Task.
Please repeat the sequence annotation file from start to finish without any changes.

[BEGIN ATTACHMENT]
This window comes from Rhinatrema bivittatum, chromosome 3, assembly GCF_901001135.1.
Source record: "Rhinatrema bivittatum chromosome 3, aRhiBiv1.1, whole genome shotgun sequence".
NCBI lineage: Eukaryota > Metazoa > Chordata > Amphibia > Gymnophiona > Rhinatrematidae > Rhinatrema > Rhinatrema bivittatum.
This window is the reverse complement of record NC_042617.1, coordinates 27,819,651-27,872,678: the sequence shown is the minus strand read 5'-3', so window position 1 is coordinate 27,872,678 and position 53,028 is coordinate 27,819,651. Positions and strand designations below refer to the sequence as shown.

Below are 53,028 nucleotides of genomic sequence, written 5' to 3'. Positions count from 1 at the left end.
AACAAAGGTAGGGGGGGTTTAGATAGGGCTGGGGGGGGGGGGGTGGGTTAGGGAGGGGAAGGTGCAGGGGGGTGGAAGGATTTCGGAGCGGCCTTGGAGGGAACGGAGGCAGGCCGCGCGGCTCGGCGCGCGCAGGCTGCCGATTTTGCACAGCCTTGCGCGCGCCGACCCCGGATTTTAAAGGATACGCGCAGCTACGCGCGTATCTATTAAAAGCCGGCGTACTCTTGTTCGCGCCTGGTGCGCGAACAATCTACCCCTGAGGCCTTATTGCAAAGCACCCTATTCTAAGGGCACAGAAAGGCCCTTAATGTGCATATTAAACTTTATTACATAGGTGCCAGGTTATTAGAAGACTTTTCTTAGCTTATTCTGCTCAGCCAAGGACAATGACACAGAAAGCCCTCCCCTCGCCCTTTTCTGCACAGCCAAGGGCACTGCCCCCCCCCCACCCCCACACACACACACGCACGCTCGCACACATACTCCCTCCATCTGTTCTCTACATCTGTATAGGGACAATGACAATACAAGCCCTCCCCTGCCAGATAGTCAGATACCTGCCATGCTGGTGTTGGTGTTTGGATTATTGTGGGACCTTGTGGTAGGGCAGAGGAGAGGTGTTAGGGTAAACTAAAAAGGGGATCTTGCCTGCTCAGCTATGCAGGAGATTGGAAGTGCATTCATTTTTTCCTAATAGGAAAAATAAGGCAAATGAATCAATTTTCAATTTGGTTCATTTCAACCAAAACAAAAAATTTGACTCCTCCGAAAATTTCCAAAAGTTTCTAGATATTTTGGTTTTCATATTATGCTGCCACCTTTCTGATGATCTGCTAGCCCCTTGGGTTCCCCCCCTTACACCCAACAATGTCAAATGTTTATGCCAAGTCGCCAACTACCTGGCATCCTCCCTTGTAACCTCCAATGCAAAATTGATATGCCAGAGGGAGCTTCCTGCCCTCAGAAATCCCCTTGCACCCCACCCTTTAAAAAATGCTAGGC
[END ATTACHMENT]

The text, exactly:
This window comes from Rhinatrema bivittatum, chromosome 3, assembly GCF_901001135.1.
Source record: "Rhinatrema bivittatum chromosome 3, aRhiBiv1.1, whole genome shotgun sequence".
NCBI lineage: Eukaryota > Metazoa > Chordata > Amphibia > Gymnophiona > Rhinatrematidae > Rhinatrema > Rhinatrema bivittatum.
This window is the reverse complement of record NC_042617.1, coordinates 27,819,651-27,872,678: the sequence shown is the minus strand read 5'-3', so window position 1 is coordinate 27,872,678 and position 53,028 is coordinate 27,819,651. Positions and strand designations below refer to the sequence as shown.

Below are 53,028 nucleotides of genomic sequence, written 5' to 3'. Positions count from 1 at the left end.
AACAAAGGTAGGGGGGGTTTAGATAGGGCTGGGGGGGGGGGGGTGGGTTAGGGAGGGGAAGGTGCAGGGGGGTGGAAGGATTTCGGAGCGGCCTTGGAGGGAACGGAGGCAGGCCGCGCGGCTCGGCGCGCGCAGGCTGCCGATTTTGCACAGCCTTGCGCGCGCCGACCCCGGATTTTAAAGGATACGCGCAGCTACGCGCGTATCTATTAAAAGCCGGCGTACTCTTGTTCGCGCCTGGTGCGCGAACAATCTACCCCTGAGGCCTTATTGCAAAGCACCCTATTCTAAGGGCACAGAAAGGCCCTTAATGTGCATATTAAACTTTATTACATAGGTGCCAGGTTATTAGAAGACTTTTCTTAGCTTATTCTGCTCAGCCAAGGACAATGACACAGAAAGCCCTCCCCTCGCCCTTTTCTGCACAGCCAAGGGCACTGCCCCCCCCCCACCCCCACACACACACACGCACGCTCGCACACATACTCCCTCCATCTGTTCTCTACATCTGTATAGGGACAATGACAATACAAGCCCTCCCCTGCCAGATAGTCAGATACCTGCCATGCTGGTGTTGGTGTTTGGATTATTGTGGGACCTTGTGGTAGGGCAGAGGAGAGGTGTTAGGGTAAACTAAAAAGGGGATCTTGCCTGCTCAGCTATGCAGGAGATTGGAAGTGCATTCATTTTTTCCTAATAGGAAAAATAAGGCAAATGAATCAATTTTCAATTTGGTTCATTTCAACCAAAACAAAAAATTTGACTCCTCCGAAAATTTCCAAAAGTTTCTAGATATTTTGGTTTTCATATTATGCTGCCACCTTTCTGATGATCTGCTAGCCCCTTGGGTTCCCCCCCTTACACCCAACAATGTCAAATGTTTATGCCAAGTCGCCAACTACCTGGCATCCTCCCTTGTAACCTCCAATGCAAAATTGATATGCCAGAGGGAGCTTCCTGCCCTCAGAAATCCCCTTGCACCCCACCCTTTAAAAAATGCTAGGC